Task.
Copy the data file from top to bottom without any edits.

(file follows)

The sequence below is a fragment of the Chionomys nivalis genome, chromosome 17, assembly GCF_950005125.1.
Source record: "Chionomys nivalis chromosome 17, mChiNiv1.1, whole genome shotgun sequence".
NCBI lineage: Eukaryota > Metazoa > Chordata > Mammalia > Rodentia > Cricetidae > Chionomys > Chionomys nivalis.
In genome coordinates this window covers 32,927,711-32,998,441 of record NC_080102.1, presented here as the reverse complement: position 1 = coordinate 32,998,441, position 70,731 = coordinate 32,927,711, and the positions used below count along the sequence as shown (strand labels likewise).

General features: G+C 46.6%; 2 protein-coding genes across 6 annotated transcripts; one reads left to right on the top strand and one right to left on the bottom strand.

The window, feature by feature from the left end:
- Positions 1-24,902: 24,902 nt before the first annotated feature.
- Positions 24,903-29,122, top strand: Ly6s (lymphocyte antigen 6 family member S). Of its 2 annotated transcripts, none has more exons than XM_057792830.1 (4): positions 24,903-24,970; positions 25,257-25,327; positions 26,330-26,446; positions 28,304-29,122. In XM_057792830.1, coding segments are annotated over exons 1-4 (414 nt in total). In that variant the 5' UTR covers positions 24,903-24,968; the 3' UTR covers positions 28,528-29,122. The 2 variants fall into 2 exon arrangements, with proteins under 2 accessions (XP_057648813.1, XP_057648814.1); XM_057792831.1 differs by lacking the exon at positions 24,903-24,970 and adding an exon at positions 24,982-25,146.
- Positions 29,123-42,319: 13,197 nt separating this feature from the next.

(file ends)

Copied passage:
The sequence below is a fragment of the Chionomys nivalis genome, chromosome 17, assembly GCF_950005125.1.
Source record: "Chionomys nivalis chromosome 17, mChiNiv1.1, whole genome shotgun sequence".
NCBI lineage: Eukaryota > Metazoa > Chordata > Mammalia > Rodentia > Cricetidae > Chionomys > Chionomys nivalis.
In genome coordinates this window covers 32,927,711-32,998,441 of record NC_080102.1, presented here as the reverse complement: position 1 = coordinate 32,998,441, position 70,731 = coordinate 32,927,711, and the positions used below count along the sequence as shown (strand labels likewise).

General features: G+C 46.6%; 2 protein-coding genes across 6 annotated transcripts; one reads left to right on the top strand and one right to left on the bottom strand.

The window, feature by feature from the left end:
- Positions 1-24,902: 24,902 nt before the first annotated feature.
- Positions 24,903-29,122, top strand: Ly6s (lymphocyte antigen 6 family member S). Of its 2 annotated transcripts, none has more exons than XM_057792830.1 (4): positions 24,903-24,970; positions 25,257-25,327; positions 26,330-26,446; positions 28,304-29,122. In XM_057792830.1, coding segments are annotated over exons 1-4 (414 nt in total). In that variant the 5' UTR covers positions 24,903-24,968; the 3' UTR covers positions 28,528-29,122. The 2 variants fall into 2 exon arrangements, with proteins under 2 accessions (XP_057648813.1, XP_057648814.1); XM_057792831.1 differs by lacking the exon at positions 24,903-24,970 and adding an exon at positions 24,982-25,146.
- Positions 29,123-42,319: 13,197 nt separating this feature from the next.